27, 29, 31 ALVA STREET, INCLUDING RAILINGS (Ref:28237)
This building is in the Edinburgh, City Of Council and the
It is a category A building and was listed on 14/12/1970.
Group Items: N/A,
Group Cat: N/A,
Map Ref: NT 24480 73641.
J Gillespie Graham, 1823; executed by R Hutchinson 1826-30. 3-storey, 7-bay classical terrace unified townhouse façade with main-door and common stair flats behind; basement area to street including some vaulted cellars and retaining walls. Sandstone ashlar, droved at basement channelled at ground floor. Entrance platts oversailing basement. Base course at ground floor; banded cill courses at 1st and 2nd floors. Corniced eaves course with blocking course over. Doors in round arched surrounds, fanlights with radial glazing. Architraved windows at 1st and 2nd floors (corniced at 1st floor). Cast-iron anthemion balconies at 1st floor. Predominantly 15-pane and 12-pane in timber sash and case. Double pitch M-section roof; grey slates. Corniced ashlar gable stacks with modern clay cans. Cast-iron railings on ashlar coping stone edging basement recess to street.
A well composed classical terrace with Greek motifs such as anthemion balconies. The composition is well detailed and has been retained largely unaltered with few additions affecting the roof line. The Alva Street terraces were constructed after those in Stafford Street and the 3-storey houses at Nos. 27-31 thus terminate the Alva Street building line. The simple Greek interior scheme which originally featured internally is now no longer evident. The juxtaposition between the earlier terrace in Stafford Street and the later Alva Street work is unusual in the New Town where later phases of development were commonly designed to integrate with earlier developments.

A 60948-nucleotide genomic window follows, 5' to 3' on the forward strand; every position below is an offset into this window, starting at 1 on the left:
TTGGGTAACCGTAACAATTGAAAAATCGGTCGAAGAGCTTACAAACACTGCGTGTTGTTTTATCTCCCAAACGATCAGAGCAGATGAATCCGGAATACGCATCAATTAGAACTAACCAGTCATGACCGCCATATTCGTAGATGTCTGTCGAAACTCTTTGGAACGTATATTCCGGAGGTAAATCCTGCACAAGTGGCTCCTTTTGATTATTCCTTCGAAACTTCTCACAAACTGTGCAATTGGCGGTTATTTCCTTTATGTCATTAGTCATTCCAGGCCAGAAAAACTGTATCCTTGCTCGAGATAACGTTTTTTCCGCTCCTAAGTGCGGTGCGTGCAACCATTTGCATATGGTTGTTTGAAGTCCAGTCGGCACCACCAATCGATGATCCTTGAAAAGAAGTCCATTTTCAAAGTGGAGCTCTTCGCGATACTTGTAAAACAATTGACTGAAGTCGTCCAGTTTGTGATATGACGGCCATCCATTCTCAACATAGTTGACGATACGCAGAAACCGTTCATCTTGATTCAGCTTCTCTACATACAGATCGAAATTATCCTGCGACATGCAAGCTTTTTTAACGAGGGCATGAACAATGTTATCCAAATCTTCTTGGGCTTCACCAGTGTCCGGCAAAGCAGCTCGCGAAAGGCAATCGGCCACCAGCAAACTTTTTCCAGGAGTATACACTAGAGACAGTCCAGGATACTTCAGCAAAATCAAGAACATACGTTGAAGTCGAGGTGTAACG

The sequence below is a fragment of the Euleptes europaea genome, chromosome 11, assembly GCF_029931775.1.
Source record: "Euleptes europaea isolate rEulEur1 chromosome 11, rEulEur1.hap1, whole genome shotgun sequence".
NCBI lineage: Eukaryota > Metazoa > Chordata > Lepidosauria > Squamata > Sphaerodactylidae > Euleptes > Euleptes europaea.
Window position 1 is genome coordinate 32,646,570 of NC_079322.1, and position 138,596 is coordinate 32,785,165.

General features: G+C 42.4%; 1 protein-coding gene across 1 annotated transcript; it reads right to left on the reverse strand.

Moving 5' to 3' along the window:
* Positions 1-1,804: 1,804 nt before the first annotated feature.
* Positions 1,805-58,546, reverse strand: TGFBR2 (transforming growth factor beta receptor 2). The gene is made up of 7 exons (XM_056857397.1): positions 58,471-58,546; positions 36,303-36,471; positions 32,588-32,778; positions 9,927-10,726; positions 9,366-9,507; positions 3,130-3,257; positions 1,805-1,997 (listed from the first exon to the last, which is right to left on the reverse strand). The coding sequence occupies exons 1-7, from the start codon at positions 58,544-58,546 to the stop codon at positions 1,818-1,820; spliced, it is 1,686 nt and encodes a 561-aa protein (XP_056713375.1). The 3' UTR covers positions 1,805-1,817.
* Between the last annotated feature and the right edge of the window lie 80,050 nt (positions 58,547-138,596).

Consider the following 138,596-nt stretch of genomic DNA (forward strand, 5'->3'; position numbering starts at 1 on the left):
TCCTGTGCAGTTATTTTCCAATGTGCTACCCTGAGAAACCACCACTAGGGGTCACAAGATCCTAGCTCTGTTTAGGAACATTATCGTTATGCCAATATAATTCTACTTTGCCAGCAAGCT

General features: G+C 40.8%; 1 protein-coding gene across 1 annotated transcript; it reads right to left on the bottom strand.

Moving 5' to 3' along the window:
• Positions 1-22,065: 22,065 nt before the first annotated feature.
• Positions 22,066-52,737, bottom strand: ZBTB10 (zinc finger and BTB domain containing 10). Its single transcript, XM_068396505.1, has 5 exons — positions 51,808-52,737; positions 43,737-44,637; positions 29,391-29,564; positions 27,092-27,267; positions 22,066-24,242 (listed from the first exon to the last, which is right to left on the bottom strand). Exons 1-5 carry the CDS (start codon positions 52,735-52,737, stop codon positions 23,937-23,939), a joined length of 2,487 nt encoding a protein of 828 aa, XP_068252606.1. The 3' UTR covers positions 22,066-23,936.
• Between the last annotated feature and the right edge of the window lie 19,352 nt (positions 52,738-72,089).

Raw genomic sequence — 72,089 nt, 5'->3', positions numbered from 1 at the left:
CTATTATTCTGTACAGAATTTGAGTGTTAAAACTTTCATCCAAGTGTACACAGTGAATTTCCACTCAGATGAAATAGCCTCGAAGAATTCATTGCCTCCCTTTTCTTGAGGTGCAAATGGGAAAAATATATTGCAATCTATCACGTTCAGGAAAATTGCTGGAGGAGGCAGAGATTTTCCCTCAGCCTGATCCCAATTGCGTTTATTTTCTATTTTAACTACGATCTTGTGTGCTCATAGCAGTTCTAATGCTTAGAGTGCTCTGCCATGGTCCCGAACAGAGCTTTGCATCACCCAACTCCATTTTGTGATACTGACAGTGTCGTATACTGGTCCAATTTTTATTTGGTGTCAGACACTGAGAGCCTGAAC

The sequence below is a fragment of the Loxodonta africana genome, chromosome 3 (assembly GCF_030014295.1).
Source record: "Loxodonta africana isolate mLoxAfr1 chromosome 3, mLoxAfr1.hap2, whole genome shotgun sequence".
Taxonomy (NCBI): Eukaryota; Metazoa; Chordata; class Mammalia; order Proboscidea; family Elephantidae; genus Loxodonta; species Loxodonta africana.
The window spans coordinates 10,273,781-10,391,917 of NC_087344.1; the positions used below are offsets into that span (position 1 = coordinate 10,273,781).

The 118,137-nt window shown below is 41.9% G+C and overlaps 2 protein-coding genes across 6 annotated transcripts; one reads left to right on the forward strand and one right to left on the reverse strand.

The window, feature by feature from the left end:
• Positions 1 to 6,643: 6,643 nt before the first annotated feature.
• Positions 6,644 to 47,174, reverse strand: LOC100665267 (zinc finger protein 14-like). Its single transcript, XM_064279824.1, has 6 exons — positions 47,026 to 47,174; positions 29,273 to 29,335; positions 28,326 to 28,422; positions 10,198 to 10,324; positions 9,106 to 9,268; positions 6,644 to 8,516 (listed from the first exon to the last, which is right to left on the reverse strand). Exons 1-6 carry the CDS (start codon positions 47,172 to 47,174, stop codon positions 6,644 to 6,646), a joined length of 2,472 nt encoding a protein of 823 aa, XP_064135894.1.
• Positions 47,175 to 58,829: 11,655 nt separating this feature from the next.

Alva Street lay on land belonging to Lord Alva, who acted as a trustee for James Erskine. The plan for this part of his estate was drawn up by Gillespie Graham, but the land was sold in 1825 to a lawyer, James Stuart. Nothing was done to develop the site, and the land was sold again to a builder (Robert Hutchison) in 1826. It was under his ownership that the street was built to the original Gillespie Graham plan by 1830.
James Gillespie Graham was best known for designing country houses and churches in the Gothic style, and his work was predominantly on Gothic churches and castellated country houses. He produced relatively little classical work, but in addition to Gray's House in Elgin (see separate listing) his most notable work was the Moray Estate. The monumental style of the architecture, in which he was influenced by Adam's Charlotte Square (see separate listing) can also be seen in Alva Street which takes the form of end pavilions flanking a central run of terraced townhouses.
(List description revised 2009 as part of re-survey.)
Ordnance Survey, Large Scale Town Plan, (1849-53); John Wood, Plan of the City of Edinburgh, including all the latest and intended improvements (1823); J Gifford, C McWilliam, D M Walker, The Buildings of Scotland: Edinburgh (1988) p. 369; Howard Colvin, A Biographical Dictionary of British Architects 1600 -1840, (1995).
© Crown copyright, Historic Scotland. All rights reserved. Mapping information derived from Ordnance Survey digital mapping products under Licence No. 100017509 2012 . Data extracted from Scottish Ministers' Statutory List on . Listing applies equally to the whole building or structure at the address set out in bold at the top of the list entry. This includes both the exterior and the interior, whether or not they are mentioned in the 'Information Supplementary to the Statutory List'. Listed building consent is required for all internal and external works affecting the character of the building. The local planning authority is responsible for determining where listed building consent will be required and can also advise on issues of extent or "curtilage" of the listing, which may cover items remote from the main subject of the listing such as boundary walls, gates, gatepiers, ancillary buildings etc. or interior fixtures. All category C(S) listings were revised to category C on 3rd September 2012. This was a non-statutory change. All enquiries relating to proposed works to a listed building or its setting should be addressed to the local planning authority in the first instance. All other enquiries should be addressed to: Listing & Designed Landscapes Team, Historic Scotland, Room G.51, Longmore House, Salisbury Place, EDINBURGH, EH9 1SH. Tel: +44 (0)131 668 8701 / 8705. Fax: +44 (0)131 668 8765. e-mail: email@example.com. Web: http://www.historic-scotland.gov.uk/historicandlistedbuildings.